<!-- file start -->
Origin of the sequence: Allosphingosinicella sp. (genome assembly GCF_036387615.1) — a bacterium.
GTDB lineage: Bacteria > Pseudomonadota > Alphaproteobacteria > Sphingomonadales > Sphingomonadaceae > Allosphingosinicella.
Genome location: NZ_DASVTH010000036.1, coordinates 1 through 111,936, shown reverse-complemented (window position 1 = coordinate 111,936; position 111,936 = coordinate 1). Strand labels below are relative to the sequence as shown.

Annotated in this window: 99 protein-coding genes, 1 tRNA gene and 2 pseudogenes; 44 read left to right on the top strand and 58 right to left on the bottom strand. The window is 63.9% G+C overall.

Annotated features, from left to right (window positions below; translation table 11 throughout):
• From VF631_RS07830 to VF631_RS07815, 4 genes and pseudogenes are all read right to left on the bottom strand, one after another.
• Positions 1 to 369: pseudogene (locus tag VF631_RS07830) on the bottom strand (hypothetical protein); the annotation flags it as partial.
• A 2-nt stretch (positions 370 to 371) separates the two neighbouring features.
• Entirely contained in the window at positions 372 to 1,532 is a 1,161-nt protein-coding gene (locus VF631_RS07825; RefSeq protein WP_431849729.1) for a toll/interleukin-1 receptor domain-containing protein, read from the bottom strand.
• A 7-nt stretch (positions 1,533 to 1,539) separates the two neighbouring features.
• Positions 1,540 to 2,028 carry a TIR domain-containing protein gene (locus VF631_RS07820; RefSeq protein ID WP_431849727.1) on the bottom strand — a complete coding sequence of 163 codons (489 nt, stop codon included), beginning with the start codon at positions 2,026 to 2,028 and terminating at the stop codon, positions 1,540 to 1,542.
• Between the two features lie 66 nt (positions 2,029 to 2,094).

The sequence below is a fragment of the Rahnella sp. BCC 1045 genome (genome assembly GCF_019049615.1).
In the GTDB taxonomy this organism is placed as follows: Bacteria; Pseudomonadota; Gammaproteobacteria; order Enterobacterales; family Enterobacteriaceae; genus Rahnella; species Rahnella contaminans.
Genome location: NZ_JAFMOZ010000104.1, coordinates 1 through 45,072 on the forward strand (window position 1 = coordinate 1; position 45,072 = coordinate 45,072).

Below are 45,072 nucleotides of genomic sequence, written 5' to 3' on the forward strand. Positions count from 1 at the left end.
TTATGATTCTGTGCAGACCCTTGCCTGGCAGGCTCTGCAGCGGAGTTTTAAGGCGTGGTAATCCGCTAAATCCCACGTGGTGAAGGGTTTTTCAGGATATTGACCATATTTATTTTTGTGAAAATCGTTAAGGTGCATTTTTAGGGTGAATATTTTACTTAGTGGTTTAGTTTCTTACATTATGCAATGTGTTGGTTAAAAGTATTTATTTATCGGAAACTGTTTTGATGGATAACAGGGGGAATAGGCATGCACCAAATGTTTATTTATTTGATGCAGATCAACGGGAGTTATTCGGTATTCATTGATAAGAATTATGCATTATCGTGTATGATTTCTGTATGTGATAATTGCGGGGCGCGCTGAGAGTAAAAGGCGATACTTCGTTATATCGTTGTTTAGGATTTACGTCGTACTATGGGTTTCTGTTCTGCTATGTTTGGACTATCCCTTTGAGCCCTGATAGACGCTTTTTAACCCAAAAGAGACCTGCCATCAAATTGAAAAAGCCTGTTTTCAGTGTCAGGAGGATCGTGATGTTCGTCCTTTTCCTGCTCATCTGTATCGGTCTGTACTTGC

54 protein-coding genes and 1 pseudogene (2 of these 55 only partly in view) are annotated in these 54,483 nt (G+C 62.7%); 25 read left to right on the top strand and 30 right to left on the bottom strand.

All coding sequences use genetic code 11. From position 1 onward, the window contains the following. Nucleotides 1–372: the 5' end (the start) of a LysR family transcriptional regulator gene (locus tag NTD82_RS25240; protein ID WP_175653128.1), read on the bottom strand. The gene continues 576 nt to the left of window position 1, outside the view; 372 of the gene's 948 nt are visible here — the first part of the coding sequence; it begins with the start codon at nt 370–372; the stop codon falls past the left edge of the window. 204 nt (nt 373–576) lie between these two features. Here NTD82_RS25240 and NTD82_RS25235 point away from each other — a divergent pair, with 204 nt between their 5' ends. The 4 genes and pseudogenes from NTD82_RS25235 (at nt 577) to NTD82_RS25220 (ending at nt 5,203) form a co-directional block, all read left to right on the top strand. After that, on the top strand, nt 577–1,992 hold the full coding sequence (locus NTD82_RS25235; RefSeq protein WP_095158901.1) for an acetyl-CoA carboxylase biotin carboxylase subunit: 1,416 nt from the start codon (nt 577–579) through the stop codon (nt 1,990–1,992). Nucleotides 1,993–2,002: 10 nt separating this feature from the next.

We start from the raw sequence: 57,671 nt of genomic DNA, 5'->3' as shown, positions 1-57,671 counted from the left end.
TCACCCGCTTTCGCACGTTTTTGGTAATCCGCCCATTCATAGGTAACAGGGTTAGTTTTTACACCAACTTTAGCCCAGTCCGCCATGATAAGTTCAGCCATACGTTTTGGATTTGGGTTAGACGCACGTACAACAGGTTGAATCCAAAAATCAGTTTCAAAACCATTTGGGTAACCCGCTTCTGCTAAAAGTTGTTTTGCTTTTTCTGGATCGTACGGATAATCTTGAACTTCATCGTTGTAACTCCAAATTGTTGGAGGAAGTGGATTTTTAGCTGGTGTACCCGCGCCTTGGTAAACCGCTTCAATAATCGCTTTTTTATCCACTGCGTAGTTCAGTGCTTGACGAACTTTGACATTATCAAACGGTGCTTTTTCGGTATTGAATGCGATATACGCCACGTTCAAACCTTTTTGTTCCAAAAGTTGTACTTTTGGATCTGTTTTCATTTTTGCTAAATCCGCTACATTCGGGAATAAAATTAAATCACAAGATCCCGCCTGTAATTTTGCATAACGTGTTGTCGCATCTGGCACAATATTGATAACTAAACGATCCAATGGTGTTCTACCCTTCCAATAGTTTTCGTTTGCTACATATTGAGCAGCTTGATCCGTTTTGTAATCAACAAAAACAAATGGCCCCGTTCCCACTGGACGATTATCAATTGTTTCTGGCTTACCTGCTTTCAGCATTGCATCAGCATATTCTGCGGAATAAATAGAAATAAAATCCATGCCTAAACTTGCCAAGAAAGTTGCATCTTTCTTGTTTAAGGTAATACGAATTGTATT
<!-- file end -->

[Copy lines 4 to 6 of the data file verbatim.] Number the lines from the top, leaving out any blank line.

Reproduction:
Annotated in this window: 99 protein-coding genes, 1 tRNA gene and 2 pseudogenes; 44 read left to right on the top strand and 58 right to left on the bottom strand. The window is 63.9% G+C overall.

Annotated features, from left to right (window positions below; translation table 11 throughout):
• From VF631_RS07830 to VF631_RS07815, 4 genes and pseudogenes are all read right to left on the bottom strand, one after another.